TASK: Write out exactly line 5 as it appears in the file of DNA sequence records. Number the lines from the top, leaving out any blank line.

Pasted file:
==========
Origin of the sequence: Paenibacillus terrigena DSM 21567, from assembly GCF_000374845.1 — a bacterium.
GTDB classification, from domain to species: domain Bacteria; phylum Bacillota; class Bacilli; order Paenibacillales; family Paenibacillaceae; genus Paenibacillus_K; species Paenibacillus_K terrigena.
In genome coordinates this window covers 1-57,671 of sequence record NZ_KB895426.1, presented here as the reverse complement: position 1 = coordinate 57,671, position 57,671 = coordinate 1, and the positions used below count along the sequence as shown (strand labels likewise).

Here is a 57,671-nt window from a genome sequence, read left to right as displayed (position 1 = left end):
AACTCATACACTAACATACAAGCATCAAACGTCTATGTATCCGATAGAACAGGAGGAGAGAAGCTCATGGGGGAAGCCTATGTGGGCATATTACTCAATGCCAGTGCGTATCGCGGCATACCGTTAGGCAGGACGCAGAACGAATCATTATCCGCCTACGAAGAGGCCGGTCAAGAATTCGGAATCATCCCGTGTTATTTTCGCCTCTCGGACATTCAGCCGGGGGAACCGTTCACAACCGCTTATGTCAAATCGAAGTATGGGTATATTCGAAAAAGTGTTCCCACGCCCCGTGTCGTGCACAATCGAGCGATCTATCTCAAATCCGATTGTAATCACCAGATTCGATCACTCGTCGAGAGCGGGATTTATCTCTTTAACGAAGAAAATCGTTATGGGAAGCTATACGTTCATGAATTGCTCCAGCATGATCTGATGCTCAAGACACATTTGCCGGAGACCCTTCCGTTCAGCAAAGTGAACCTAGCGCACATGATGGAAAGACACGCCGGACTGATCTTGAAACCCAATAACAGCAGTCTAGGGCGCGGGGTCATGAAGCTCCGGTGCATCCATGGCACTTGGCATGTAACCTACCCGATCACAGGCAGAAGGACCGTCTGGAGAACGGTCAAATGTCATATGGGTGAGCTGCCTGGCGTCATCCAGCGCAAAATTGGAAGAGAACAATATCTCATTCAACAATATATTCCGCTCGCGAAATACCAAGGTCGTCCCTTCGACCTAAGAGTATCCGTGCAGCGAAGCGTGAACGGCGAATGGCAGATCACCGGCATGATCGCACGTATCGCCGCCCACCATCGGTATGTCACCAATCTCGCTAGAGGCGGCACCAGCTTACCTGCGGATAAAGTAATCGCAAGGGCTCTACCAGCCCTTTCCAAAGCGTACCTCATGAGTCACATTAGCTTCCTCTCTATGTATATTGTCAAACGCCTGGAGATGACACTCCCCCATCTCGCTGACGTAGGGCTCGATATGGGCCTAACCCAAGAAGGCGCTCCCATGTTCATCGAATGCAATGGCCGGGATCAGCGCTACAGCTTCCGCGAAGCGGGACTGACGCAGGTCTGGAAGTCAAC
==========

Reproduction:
AACTCATACACTAACATACAAGCATCAAACGTCTATGTATCCGATAGAACAGGAGGAGAGAAGCTCATGGGGGAAGCCTATGTGGGCATATTACTCAATGCCAGTGCGTATCGCGGCATACCGTTAGGCAGGACGCAGAACGAATCATTATCCGCCTACGAAGAGGCCGGTCAAGAATTCGGAATCATCCCGTGTTATTTTCGCCTCTCGGACATTCAGCCGGGGGAACCGTTCACAACCGCTTATGTCAAATCGAAGTATGGGTATATTCGAAAAAGTGTTCCCACGCCCCGTGTCGTGCACAATCGAGCGATCTATCTCAAATCCGATTGTAATCACCAGATTCGATCACTCGTCGAGAGCGGGATTTATCTCTTTAACGAAGAAAATCGTTATGGGAAGCTATACGTTCATGAATTGCTCCAGCATGATCTGATGCTCAAGACACATTTGCCGGAGACCCTTCCGTTCAGCAAAGTGAACCTAGCGCACATGATGGAAAGACACGCCGGACTGATCTTGAAACCCAATAACAGCAGTCTAGGGCGCGGGGTCATGAAGCTCCGGTGCATCCATGGCACTTGGCATGTAACCTACCCGATCACAGGCAGAAGGACCGTCTGGAGAACGGTCAAATGTCATATGGGTGAGCTGCCTGGCGTCATCCAGCGCAAAATTGGAAGAGAACAATATCTCATTCAACAATATATTCCGCTCGCGAAATACCAAGGTCGTCCCTTCGACCTAAGAGTATCCGTGCAGCGAAGCGTGAACGGCGAATGGCAGATCACCGGCATGATCGCACGTATCGCCGCCCACCATCGGTATGTCACCAATCTCGCTAGAGGCGGCACCAGCTTACCTGCGGATAAAGTAATCGCAAGGGCTCTACCAGCCCTTTCCAAAGCGTACCTCATGAGTCACATTAGCTTCCTCTCTATGTATATTGTCAAACGCCTGGAGATGACACTCCCCCATCTCGCTGACGTAGGGCTCGATATGGGCCTAACCCAAGAAGGCGCTCCCATGTTCATCGAATGCAATGGCCGGGATCAGCGCTACAGCTTCCGCGAAGCGGGACTGACGCAGGTCTGGAAGTCAAC